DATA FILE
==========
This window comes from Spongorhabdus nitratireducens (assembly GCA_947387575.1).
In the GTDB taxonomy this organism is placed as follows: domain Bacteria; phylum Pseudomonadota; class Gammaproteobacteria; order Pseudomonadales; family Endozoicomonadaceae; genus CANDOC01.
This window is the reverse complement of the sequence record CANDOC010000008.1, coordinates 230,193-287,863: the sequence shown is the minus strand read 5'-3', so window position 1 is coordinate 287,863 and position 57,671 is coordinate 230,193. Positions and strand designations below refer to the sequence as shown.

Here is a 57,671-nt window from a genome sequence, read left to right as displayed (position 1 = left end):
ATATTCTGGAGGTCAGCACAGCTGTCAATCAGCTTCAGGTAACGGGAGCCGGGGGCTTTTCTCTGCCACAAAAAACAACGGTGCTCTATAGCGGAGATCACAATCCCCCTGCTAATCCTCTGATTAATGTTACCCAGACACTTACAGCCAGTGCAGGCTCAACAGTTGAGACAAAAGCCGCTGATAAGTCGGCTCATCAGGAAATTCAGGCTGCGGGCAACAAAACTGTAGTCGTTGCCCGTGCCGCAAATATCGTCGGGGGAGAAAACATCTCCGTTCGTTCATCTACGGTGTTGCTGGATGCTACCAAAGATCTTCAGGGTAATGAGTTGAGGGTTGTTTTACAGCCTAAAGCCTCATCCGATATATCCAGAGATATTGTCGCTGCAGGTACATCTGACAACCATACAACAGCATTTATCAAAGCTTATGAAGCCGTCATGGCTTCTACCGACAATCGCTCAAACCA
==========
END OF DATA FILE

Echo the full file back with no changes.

This window comes from Spongorhabdus nitratireducens (assembly GCA_947387575.1).
In the GTDB taxonomy this organism is placed as follows: domain Bacteria; phylum Pseudomonadota; class Gammaproteobacteria; order Pseudomonadales; family Endozoicomonadaceae; genus CANDOC01.
This window is the reverse complement of the sequence record CANDOC010000008.1, coordinates 230,193-287,863: the sequence shown is the minus strand read 5'-3', so window position 1 is coordinate 287,863 and position 57,671 is coordinate 230,193. Positions and strand designations below refer to the sequence as shown.

Here is a 57,671-nt window from a genome sequence, read left to right as displayed (position 1 = left end):
ATATTCTGGAGGTCAGCACAGCTGTCAATCAGCTTCAGGTAACGGGAGCCGGGGGCTTTTCTCTGCCACAAAAAACAACGGTGCTCTATAGCGGAGATCACAATCCCCCTGCTAATCCTCTGATTAATGTTACCCAGACACTTACAGCCAGTGCAGGCTCAACAGTTGAGACAAAAGCCGCTGATAAGTCGGCTCATCAGGAAATTCAGGCTGCGGGCAACAAAACTGTAGTCGTTGCCCGTGCCGCAAATATCGTCGGGGGAGAAAACATCTCCGTTCGTTCATCTACGGTGTTGCTGGATGCTACCAAAGATCTTCAGGGTAATGAGTTGAGGGTTGTTTTACAGCCTAAAGCCTCATCCGATATATCCAGAGATATTGTCGCTGCAGGTACATCTGACAACCATACAACAGCATTTATCAAAGCTTATGAAGCCGTCATGGCTTCTACCGACAATCGCTCAAACCA